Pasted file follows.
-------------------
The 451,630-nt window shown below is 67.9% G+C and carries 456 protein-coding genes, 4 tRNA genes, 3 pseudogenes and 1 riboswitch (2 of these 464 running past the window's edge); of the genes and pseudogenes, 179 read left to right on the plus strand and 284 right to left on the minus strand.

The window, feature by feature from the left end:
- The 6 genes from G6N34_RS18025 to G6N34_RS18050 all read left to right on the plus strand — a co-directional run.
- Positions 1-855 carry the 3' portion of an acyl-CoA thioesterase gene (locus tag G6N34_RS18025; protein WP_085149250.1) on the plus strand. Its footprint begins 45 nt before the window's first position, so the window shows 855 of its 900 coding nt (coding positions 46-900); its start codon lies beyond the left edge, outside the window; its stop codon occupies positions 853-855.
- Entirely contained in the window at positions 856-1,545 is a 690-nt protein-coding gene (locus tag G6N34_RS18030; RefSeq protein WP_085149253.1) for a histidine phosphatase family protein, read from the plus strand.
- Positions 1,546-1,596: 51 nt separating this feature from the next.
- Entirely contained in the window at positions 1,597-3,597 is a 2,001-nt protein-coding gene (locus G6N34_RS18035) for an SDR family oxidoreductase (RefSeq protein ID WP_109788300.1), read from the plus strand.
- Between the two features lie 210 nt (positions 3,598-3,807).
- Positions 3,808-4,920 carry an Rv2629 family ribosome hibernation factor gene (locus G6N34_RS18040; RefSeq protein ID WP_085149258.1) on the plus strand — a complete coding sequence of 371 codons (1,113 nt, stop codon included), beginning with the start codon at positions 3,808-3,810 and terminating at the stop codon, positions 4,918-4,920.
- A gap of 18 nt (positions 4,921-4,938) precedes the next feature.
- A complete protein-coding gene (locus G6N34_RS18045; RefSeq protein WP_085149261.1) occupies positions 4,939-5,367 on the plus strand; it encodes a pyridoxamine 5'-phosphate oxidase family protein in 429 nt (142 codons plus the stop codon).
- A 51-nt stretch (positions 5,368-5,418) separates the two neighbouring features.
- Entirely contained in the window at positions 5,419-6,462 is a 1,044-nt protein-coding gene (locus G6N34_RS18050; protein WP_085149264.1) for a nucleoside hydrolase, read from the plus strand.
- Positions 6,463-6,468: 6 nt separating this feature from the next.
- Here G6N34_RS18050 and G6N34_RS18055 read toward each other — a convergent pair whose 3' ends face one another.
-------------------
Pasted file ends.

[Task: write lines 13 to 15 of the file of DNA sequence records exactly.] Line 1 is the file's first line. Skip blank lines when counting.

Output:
- Entirely contained in the window at positions 5,419-6,462 is a 1,044-nt protein-coding gene (locus G6N34_RS18050; protein WP_085149264.1) for a nucleoside hydrolase, read from the plus strand.
- Positions 6,463-6,468: 6 nt separating this feature from the next.
- Here G6N34_RS18050 and G6N34_RS18055 read toward each other — a convergent pair whose 3' ends face one another.